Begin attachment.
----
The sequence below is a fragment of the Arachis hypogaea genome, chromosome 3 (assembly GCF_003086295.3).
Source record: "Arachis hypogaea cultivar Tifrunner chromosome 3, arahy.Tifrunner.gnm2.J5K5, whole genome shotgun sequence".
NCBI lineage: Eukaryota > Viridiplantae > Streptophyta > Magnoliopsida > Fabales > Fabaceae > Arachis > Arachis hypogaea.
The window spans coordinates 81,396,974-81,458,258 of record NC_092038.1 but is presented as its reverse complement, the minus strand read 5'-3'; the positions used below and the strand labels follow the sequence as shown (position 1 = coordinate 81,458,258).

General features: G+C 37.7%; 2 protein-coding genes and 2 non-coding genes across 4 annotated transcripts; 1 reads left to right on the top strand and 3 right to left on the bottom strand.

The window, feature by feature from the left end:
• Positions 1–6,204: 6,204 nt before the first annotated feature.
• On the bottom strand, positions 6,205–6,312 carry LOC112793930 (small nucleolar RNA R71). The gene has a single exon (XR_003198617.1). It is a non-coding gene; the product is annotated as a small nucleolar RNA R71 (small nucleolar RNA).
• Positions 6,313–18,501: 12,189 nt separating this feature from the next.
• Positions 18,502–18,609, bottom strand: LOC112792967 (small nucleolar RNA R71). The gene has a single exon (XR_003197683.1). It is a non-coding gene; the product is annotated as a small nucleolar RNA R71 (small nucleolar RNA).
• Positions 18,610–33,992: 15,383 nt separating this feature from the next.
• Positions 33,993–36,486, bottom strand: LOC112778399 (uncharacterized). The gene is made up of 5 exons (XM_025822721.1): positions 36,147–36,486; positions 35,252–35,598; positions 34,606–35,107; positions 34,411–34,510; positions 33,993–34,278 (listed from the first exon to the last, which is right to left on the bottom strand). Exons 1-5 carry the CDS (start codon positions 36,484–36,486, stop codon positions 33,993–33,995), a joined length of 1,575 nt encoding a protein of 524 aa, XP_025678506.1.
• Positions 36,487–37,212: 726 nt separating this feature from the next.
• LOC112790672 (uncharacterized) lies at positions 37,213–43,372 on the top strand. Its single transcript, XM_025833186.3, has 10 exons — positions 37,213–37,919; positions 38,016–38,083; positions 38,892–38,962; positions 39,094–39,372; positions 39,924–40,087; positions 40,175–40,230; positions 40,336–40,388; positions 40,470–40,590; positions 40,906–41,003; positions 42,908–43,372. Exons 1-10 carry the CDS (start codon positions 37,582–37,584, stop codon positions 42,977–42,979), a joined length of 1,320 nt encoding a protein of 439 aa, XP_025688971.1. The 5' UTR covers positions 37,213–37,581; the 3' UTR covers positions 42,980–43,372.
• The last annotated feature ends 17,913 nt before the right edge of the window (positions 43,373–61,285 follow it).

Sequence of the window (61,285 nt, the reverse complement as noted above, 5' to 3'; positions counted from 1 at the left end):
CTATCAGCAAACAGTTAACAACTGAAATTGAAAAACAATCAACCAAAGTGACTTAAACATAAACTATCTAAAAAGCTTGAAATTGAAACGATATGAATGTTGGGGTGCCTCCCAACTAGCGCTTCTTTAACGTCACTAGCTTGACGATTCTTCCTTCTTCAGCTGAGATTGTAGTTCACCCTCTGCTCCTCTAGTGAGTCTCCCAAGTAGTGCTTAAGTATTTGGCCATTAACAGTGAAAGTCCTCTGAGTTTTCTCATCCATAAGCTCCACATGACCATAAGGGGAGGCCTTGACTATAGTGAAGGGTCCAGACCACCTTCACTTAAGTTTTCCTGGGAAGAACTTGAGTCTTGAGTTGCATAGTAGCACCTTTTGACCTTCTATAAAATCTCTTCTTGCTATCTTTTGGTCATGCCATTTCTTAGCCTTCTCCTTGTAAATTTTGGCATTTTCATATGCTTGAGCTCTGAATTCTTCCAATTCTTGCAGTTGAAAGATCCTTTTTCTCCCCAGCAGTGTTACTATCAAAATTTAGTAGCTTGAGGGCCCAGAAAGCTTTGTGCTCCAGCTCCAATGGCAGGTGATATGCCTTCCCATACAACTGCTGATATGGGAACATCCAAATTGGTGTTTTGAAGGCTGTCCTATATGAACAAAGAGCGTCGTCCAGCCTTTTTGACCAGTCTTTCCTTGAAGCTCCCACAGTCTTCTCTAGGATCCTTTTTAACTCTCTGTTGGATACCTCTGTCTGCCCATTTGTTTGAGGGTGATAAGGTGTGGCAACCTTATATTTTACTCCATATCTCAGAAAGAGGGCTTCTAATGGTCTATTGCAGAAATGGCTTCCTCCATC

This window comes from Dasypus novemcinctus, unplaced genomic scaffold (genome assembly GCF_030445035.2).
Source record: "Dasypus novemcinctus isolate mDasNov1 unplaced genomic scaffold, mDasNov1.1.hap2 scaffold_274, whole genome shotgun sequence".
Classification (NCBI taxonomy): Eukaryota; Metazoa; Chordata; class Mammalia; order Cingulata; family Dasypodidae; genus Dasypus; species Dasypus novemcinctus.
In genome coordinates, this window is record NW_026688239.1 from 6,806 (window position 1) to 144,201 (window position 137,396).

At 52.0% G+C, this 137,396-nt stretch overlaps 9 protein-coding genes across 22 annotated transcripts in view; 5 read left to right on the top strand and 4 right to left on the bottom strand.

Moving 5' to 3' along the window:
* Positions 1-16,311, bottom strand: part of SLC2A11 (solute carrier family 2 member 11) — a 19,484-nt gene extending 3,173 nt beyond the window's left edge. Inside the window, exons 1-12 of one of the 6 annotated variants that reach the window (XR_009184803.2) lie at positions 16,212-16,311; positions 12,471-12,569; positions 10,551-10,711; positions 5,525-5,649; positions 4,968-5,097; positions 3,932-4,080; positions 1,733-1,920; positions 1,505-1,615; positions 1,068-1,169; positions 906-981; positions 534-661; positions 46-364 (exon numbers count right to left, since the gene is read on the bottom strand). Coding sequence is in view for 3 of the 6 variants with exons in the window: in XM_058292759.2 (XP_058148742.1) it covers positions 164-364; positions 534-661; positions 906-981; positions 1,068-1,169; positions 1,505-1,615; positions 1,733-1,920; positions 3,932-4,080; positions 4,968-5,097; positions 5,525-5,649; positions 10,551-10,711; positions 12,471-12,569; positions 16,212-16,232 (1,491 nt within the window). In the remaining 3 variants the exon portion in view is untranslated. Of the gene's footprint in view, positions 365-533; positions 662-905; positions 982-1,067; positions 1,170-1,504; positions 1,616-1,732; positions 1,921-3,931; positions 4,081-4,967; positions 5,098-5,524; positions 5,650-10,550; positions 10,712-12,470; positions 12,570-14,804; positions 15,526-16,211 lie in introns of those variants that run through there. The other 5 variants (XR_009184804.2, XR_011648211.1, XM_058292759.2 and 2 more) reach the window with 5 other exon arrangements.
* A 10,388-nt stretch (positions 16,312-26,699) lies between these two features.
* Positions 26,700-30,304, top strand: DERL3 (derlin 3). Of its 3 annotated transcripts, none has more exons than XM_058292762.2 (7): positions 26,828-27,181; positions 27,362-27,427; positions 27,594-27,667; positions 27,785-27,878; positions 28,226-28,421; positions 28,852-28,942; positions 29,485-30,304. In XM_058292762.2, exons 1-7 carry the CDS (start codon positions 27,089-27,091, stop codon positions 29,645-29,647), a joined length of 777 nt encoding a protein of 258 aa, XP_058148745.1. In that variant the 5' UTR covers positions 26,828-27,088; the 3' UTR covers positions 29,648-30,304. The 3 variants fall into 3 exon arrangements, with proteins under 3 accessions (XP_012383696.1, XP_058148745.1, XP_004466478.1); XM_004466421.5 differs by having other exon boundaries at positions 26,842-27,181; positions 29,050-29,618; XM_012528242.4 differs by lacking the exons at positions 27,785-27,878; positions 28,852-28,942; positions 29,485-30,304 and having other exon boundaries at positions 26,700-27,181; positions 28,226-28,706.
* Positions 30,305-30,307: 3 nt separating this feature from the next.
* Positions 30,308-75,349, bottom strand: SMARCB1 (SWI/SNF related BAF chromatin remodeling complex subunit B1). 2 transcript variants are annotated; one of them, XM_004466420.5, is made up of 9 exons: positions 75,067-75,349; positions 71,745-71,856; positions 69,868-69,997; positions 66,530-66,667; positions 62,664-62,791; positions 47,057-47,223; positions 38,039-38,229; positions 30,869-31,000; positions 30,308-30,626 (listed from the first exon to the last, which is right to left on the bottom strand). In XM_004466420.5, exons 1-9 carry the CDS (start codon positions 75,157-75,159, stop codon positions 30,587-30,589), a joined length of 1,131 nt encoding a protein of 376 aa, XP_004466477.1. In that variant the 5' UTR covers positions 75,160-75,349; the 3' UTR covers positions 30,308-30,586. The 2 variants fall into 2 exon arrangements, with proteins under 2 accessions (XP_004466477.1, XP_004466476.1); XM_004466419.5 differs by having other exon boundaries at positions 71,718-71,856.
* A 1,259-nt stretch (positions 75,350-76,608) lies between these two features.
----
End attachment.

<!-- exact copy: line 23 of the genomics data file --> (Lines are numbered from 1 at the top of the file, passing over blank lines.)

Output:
Moving 5' to 3' along the window: